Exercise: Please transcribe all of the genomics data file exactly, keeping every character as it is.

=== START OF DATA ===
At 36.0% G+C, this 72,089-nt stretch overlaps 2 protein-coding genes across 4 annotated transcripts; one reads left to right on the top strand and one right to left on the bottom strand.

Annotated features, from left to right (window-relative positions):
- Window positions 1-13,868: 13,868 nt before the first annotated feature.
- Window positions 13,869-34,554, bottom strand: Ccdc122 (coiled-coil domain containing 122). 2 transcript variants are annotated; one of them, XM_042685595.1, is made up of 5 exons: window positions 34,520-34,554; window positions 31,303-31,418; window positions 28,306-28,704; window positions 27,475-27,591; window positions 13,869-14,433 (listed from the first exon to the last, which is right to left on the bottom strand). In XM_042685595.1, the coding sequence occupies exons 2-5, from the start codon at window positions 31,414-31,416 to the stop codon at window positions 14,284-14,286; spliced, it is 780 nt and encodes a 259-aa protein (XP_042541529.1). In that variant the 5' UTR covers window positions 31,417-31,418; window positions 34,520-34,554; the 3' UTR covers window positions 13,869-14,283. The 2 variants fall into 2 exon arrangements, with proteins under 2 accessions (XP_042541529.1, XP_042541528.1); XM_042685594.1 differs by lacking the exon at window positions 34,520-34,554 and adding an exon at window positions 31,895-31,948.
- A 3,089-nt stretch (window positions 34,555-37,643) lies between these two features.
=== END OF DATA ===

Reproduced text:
At 36.0% G+C, this 72,089-nt stretch overlaps 2 protein-coding genes across 4 annotated transcripts; one reads left to right on the top strand and one right to left on the bottom strand.

Annotated features, from left to right (window-relative positions):
- Window positions 1-13,868: 13,868 nt before the first annotated feature.
- Window positions 13,869-34,554, bottom strand: Ccdc122 (coiled-coil domain containing 122). 2 transcript variants are annotated; one of them, XM_042685595.1, is made up of 5 exons: window positions 34,520-34,554; window positions 31,303-31,418; window positions 28,306-28,704; window positions 27,475-27,591; window positions 13,869-14,433 (listed from the first exon to the last, which is right to left on the bottom strand). In XM_042685595.1, the coding sequence occupies exons 2-5, from the start codon at window positions 31,414-31,416 to the stop codon at window positions 14,284-14,286; spliced, it is 780 nt and encodes a 259-aa protein (XP_042541529.1). In that variant the 5' UTR covers window positions 31,417-31,418; window positions 34,520-34,554; the 3' UTR covers window positions 13,869-14,283. The 2 variants fall into 2 exon arrangements, with proteins under 2 accessions (XP_042541529.1, XP_042541528.1); XM_042685594.1 differs by lacking the exon at window positions 34,520-34,554 and adding an exon at window positions 31,895-31,948.
- A 3,089-nt stretch (window positions 34,555-37,643) lies between these two features.